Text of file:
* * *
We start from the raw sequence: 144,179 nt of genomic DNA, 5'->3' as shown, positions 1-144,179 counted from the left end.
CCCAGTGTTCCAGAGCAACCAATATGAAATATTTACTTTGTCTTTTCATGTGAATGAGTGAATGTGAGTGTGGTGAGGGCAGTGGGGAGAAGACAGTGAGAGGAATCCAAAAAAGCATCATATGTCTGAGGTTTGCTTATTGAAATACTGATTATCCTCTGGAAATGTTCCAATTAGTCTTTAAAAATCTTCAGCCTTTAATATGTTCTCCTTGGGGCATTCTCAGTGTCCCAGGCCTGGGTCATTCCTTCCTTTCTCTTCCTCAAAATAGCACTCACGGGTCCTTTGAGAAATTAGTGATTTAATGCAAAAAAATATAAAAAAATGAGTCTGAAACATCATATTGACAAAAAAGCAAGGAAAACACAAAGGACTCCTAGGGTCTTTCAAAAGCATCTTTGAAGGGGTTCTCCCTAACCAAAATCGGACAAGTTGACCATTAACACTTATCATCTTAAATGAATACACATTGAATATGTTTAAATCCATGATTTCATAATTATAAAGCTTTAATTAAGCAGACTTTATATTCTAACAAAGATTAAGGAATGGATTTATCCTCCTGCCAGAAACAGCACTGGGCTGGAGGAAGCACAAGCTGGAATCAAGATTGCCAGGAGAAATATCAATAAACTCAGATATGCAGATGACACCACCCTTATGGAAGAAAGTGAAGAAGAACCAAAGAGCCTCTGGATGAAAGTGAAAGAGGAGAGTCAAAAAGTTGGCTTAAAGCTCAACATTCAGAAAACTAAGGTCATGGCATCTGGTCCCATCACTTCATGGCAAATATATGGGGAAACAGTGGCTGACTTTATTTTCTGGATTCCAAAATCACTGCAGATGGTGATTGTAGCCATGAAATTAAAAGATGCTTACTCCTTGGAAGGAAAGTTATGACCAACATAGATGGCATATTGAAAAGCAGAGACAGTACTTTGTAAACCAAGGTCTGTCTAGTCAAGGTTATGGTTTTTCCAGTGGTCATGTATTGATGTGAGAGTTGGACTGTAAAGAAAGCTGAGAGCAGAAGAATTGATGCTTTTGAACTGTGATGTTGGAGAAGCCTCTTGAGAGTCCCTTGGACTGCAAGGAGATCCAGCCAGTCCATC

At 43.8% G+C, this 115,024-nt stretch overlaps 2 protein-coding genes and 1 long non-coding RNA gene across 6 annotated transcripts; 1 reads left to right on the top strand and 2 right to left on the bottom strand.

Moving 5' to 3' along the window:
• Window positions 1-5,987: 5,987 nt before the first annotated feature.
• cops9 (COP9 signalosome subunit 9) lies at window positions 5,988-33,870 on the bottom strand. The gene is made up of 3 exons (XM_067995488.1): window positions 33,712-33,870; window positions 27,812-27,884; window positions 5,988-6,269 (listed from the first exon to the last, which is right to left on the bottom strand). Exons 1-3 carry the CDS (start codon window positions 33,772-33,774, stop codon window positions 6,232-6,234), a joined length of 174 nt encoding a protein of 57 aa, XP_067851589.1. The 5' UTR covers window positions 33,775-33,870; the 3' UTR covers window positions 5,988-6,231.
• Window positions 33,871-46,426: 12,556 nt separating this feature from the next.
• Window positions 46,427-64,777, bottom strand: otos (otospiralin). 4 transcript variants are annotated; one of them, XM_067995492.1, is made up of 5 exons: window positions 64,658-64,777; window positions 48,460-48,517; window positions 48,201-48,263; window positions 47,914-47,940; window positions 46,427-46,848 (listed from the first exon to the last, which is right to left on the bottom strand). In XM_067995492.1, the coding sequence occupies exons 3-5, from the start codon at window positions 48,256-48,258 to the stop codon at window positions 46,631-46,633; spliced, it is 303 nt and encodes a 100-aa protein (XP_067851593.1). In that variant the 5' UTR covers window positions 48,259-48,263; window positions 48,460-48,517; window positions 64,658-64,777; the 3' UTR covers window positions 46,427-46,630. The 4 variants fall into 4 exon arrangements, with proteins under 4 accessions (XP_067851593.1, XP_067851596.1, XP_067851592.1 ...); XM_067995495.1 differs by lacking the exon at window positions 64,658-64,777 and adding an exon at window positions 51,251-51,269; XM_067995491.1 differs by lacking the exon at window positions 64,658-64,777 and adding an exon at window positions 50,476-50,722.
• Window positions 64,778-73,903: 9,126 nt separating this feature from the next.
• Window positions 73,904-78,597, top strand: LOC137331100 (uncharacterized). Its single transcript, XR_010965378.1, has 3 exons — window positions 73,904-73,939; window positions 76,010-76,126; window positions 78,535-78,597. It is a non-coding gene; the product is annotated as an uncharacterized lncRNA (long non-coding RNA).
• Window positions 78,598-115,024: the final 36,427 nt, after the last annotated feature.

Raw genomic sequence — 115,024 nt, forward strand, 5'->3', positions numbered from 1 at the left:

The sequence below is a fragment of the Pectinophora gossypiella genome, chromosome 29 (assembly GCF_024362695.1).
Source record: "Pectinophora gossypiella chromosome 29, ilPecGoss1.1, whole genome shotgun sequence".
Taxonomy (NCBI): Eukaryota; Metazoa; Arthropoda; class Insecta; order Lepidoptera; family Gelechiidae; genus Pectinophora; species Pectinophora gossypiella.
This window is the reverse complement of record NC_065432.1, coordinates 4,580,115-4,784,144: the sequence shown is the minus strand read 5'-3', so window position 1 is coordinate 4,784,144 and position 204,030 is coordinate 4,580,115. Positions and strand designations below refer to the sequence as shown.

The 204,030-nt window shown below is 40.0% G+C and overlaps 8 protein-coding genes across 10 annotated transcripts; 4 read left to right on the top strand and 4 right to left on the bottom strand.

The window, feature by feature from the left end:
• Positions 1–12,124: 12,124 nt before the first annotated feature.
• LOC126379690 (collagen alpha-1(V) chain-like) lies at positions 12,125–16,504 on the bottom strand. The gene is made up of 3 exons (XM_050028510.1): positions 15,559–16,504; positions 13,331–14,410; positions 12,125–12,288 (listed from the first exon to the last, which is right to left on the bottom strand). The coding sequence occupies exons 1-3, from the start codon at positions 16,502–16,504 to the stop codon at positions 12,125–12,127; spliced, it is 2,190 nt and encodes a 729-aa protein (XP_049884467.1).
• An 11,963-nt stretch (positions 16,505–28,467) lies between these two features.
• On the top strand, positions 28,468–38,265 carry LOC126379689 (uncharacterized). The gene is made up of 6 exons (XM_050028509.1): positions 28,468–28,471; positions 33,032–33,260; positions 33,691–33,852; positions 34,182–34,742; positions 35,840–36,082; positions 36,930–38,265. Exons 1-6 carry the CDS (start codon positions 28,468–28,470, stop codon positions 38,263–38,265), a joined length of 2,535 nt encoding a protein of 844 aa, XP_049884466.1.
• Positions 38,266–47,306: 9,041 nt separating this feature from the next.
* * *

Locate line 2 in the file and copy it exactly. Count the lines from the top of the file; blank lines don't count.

CCCAGTGTTCCAGAGCAACCAATATGAAATATTTACTTTGTCTTTTCATGTGAATGAGTGAATGTGAGTGTGGTGAGGGCAGTGGGGAGAAGACAGTGAGAGGAATCCAAAAAAGCATCATATGTCTGAGGTTTGCTTATTGAAATACTGATTATCCTCTGGAAATGTTCCAATTAGTCTTTAAAAATCTTCAGCCTTTAATATGTTCTCCTTGGGGCATTCTCAGTGTCCCAGGCCTGGGTCATTCCTTCCTTTCTCTTCCTCAAAATAGCACTCACGGGTCCTTTGAGAAATTAGTGATTTAATGCAAAAAAATATAAAAAAATGAGTCTGAAACATCATATTGACAAAAAAGCAAGGAAAACACAAAGGACTCCTAGGGTCTTTCAAAAGCATCTTTGAAGGGGTTCTCCCTAACCAAAATCGGACAAGTTGACCATTAACACTTATCATCTTAAATGAATACACATTGAATATGTTTAAATCCATGATTTCATAATTATAAAGCTTTAATTAAGCAGACTTTATATTCTAACAAAGATTAAGGAATGGATTTATCCTCCTGCCAGAAACAGCACTGGGCTGGAGGAAGCACAAGCTGGAATCAAGATTGCCAGGAGAAATATCAATAAACTCAGATATGCAGATGACACCACCCTTATGGAAGAAAGTGAAGAAGAACCAAAGAGCCTCTGGATGAAAGTGAAAGAGGAGAGTCAAAAAGTTGGCTTAAAGCTCAACATTCAGAAAACTAAGGTCATGGCATCTGGTCCCATCACTTCATGGCAAATATATGGGGAAACAGTGGCTGACTTTATTTTCTGGATTCCAAAATCACTGCAGATGGTGATTGTAGCCATGAAATTAAAAGATGCTTACTCCTTGGAAGGAAAGTTATGACCAACATAGATGGCATATTGAAAAGCAGAGACAGTACTTTGTAAACCAAGGTCTGTCTAGTCAAGGTTATGGTTTTTCCAGTGGTCATGTATTGATGTGAGAGTTGGACTGTAAAGAAAGCTGAGAGCAGAAGAATTGATGCTTTTGAACTGTGATGTTGGAGAAGCCTCTTGAGAGTCCCTTGGACTGCAAGGAGATCCAGCCAGTCCATC